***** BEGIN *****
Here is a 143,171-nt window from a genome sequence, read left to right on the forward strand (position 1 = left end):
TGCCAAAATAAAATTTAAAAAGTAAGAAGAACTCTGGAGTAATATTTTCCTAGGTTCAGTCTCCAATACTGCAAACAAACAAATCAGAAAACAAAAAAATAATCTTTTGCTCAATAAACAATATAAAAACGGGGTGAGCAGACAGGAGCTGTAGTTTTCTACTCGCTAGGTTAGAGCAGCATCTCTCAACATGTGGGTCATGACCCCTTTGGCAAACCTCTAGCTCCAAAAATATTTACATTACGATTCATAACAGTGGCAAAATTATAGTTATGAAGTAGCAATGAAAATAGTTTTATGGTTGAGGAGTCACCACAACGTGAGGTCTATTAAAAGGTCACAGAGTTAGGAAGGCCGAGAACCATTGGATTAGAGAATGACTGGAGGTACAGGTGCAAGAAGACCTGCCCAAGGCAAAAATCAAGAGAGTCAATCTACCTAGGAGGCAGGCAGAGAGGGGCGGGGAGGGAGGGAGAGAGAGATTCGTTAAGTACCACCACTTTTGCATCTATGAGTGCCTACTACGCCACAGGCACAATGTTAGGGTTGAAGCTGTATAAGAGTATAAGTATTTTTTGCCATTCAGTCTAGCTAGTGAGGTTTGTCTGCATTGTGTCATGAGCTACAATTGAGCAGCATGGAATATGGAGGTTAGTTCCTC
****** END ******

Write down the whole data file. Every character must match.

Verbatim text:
Here is a 143,171-nt window from a genome sequence, read left to right on the forward strand (position 1 = left end):
TGCCAAAATAAAATTTAAAAAGTAAGAAGAACTCTGGAGTAATATTTTCCTAGGTTCAGTCTCCAATACTGCAAACAAACAAATCAGAAAACAAAAAAATAATCTTTTGCTCAATAAACAATATAAAAACGGGGTGAGCAGACAGGAGCTGTAGTTTTCTACTCGCTAGGTTAGAGCAGCATCTCTCAACATGTGGGTCATGACCCCTTTGGCAAACCTCTAGCTCCAAAAATATTTACATTACGATTCATAACAGTGGCAAAATTATAGTTATGAAGTAGCAATGAAAATAGTTTTATGGTTGAGGAGTCACCACAACGTGAGGTCTATTAAAAGGTCACAGAGTTAGGAAGGCCGAGAACCATTGGATTAGAGAATGACTGGAGGTACAGGTGCAAGAAGACCTGCCCAAGGCAAAAATCAAGAGAGTCAATCTACCTAGGAGGCAGGCAGAGAGGGGCGGGGAGGGAGGGAGAGAGAGATTCGTTAAGTACCACCACTTTTGCATCTATGAGTGCCTACTACGCCACAGGCACAATGTTAGGGTTGAAGCTGTATAAGAGTATAAGTATTTTTTGCCATTCAGTCTAGCTAGTGAGGTTTGTCTGCATTGTGTCATGAGCTACAATTGAGCAGCATGGAATATGGAGGTTAGTTCCTC